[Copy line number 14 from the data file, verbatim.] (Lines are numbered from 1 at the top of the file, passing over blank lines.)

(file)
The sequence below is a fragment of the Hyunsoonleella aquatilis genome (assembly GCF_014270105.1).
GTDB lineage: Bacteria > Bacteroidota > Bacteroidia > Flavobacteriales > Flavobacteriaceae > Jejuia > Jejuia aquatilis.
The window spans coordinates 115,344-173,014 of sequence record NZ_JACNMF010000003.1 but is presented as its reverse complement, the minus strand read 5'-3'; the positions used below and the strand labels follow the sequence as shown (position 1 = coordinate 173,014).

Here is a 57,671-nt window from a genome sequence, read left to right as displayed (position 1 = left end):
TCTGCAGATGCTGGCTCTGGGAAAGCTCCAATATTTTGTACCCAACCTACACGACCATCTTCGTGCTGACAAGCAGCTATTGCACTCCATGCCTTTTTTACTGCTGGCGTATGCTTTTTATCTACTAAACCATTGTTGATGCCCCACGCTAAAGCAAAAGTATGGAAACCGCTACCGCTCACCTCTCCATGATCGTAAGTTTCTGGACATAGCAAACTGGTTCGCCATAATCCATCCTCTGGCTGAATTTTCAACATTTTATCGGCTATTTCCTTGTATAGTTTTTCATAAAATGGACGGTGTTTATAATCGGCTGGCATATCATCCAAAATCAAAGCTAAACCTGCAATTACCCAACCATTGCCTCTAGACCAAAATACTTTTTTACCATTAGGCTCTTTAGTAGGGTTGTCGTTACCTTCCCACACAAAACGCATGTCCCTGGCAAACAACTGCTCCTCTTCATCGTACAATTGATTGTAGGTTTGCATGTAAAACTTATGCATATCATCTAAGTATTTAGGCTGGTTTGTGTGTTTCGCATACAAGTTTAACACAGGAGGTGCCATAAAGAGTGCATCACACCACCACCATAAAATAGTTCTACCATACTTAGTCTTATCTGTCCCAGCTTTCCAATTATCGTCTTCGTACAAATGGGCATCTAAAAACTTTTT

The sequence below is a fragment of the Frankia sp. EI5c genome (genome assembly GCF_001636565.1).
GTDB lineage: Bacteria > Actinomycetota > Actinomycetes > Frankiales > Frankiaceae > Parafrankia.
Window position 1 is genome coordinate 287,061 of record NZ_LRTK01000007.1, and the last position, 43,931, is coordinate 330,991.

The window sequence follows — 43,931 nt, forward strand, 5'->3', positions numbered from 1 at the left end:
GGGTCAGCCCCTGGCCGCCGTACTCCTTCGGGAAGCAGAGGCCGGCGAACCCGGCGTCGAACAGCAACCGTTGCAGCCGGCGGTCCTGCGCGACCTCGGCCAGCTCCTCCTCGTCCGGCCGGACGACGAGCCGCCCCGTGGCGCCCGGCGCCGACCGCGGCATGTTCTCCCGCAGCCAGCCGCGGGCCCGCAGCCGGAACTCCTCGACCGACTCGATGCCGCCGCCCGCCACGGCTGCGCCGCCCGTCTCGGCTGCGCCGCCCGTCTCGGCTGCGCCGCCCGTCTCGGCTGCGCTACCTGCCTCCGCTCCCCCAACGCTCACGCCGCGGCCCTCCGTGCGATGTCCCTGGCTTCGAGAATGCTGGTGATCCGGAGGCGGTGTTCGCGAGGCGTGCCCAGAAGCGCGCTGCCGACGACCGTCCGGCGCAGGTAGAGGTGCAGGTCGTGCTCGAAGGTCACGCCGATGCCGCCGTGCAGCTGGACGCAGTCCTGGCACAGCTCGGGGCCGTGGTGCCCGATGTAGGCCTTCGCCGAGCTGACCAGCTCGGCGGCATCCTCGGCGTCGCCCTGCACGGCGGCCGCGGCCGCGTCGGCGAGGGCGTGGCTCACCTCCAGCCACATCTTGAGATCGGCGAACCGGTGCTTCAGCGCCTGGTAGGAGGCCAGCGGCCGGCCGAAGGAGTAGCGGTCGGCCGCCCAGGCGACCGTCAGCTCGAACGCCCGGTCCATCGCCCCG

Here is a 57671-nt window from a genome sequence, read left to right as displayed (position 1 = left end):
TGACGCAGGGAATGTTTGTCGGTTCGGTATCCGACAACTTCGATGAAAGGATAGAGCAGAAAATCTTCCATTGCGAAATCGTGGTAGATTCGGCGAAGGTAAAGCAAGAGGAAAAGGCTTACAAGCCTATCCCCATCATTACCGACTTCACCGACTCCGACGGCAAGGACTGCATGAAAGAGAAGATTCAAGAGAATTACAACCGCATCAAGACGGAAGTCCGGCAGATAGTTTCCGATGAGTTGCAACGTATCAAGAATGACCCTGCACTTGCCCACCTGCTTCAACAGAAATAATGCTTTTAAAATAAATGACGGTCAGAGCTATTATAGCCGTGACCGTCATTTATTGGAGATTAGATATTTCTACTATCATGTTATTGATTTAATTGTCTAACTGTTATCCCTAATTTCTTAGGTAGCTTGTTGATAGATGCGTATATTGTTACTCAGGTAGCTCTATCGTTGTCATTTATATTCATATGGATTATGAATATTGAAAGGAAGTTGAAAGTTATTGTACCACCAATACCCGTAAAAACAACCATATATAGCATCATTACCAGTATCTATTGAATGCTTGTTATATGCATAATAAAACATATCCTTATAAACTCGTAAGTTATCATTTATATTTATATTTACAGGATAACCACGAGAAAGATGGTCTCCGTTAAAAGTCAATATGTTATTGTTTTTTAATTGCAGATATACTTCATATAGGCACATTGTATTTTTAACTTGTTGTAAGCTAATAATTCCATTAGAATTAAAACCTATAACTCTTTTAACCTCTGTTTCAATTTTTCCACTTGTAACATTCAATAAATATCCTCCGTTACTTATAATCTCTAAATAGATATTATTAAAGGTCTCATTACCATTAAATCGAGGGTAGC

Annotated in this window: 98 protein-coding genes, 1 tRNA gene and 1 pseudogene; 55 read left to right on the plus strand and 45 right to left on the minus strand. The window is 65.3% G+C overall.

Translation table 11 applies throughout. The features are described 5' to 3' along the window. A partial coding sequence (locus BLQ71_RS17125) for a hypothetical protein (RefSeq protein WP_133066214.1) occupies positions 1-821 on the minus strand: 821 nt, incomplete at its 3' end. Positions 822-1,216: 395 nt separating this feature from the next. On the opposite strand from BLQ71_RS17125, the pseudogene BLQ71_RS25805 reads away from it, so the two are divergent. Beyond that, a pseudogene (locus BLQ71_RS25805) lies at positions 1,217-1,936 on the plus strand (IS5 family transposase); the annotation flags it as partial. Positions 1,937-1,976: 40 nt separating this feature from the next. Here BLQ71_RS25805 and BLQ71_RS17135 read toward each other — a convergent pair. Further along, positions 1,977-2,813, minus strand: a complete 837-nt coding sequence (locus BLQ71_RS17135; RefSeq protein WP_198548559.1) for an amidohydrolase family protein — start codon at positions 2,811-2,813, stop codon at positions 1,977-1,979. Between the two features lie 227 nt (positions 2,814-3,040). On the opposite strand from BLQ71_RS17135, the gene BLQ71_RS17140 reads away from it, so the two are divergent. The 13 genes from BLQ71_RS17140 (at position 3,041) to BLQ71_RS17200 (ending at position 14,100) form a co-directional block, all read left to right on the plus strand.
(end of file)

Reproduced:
Translation table 11 applies throughout. The features are described 5' to 3' along the window. A partial coding sequence (locus BLQ71_RS17125) for a hypothetical protein (RefSeq protein WP_133066214.1) occupies positions 1-821 on the minus strand: 821 nt, incomplete at its 3' end. Positions 822-1,216: 395 nt separating this feature from the next. On the opposite strand from BLQ71_RS17125, the pseudogene BLQ71_RS25805 reads away from it, so the two are divergent. Beyond that, a pseudogene (locus BLQ71_RS25805) lies at positions 1,217-1,936 on the plus strand (IS5 family transposase); the annotation flags it as partial. Positions 1,937-1,976: 40 nt separating this feature from the next. Here BLQ71_RS25805 and BLQ71_RS17135 read toward each other — a convergent pair. Further along, positions 1,977-2,813, minus strand: a complete 837-nt coding sequence (locus BLQ71_RS17135; RefSeq protein WP_198548559.1) for an amidohydrolase family protein — start codon at positions 2,811-2,813, stop codon at positions 1,977-1,979. Between the two features lie 227 nt (positions 2,814-3,040). On the opposite strand from BLQ71_RS17135, the gene BLQ71_RS17140 reads away from it, so the two are divergent. The 13 genes from BLQ71_RS17140 (at position 3,041) to BLQ71_RS17200 (ending at position 14,100) form a co-directional block, all read left to right on the plus strand.